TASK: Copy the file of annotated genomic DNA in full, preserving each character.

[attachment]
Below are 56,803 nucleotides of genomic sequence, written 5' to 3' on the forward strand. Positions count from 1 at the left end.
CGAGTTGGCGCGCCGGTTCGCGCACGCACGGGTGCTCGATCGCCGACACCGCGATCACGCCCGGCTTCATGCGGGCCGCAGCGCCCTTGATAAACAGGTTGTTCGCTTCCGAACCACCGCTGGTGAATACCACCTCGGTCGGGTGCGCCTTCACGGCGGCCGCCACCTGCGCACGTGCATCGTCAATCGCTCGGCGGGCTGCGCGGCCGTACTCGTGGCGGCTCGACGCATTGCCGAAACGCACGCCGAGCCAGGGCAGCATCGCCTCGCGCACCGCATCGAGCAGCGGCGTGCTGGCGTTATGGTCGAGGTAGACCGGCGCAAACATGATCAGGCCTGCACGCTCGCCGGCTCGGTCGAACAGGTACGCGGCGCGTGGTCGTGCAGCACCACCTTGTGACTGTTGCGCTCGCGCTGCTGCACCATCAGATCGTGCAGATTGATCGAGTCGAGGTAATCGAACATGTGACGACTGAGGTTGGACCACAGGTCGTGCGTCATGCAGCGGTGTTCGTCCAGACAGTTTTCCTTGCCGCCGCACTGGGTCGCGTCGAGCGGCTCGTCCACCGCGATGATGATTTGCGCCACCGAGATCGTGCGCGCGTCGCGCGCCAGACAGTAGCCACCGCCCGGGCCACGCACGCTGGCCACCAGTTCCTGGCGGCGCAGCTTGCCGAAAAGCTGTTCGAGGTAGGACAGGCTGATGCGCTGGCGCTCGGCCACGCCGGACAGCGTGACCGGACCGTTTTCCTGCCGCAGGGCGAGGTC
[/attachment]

Below are 56,803 nucleotides of genomic sequence, written 5' to 3' on the forward strand. Positions count from 1 at the left end.
CGAGTTGGCGCGCCGGTTCGCGCACGCACGGGTGCTCGATCGCCGACACCGCGATCACGCCCGGCTTCATGCGGGCCGCAGCGCCCTTGATAAACAGGTTGTTCGCTTCCGAACCACCGCTGGTGAATACCACCTCGGTCGGGTGCGCCTTCACGGCGGCCGCCACCTGCGCACGTGCATCGTCAATCGCTCGGCGGGCTGCGCGGCCGTACTCGTGGCGGCTCGACGCATTGCCGAAACGCACGCCGAGCCAGGGCAGCATCGCCTCGCGCACCGCATCGAGCAGCGGCGTGCTGGCGTTATGGTCGAGGTAGACCGGCGCAAACATGATCAGGCCTGCACGCTCGCCGGCTCGGTCGAACAGGTACGCGGCGCGTGGTCGTGCAGCACCACCTTGTGACTGTTGCGCTCGCGCTGCTGCACCATCAGATCGTGCAGATTGATCGAGTCGAGGTAATCGAACATGTGACGACTGAGGTTGGACCACAGGTCGTGCGTCATGCAGCGGTGTTCGTCCAGACAGTTTTCCTTGCCGCCGCACTGGGTCGCGTCGAGCGGCTCGTCCACCGCGATGATGATTTGCGCCACCGAGATCGTGCGCGCGTCGCGCGCCAGACAGTAGCCACCGCCCGGGCCACGCACGCTGGCCACCAGTTCCTGGCGGCGCAGCTTGCCGAAAAGCTGTTCGAGGTAGGACAGGCTGATGCGCTGGCGCTCGGCCACGCCGGACAGCGTGACCGGACCGTTTTCCTGCCGCAGGGCGAGGTC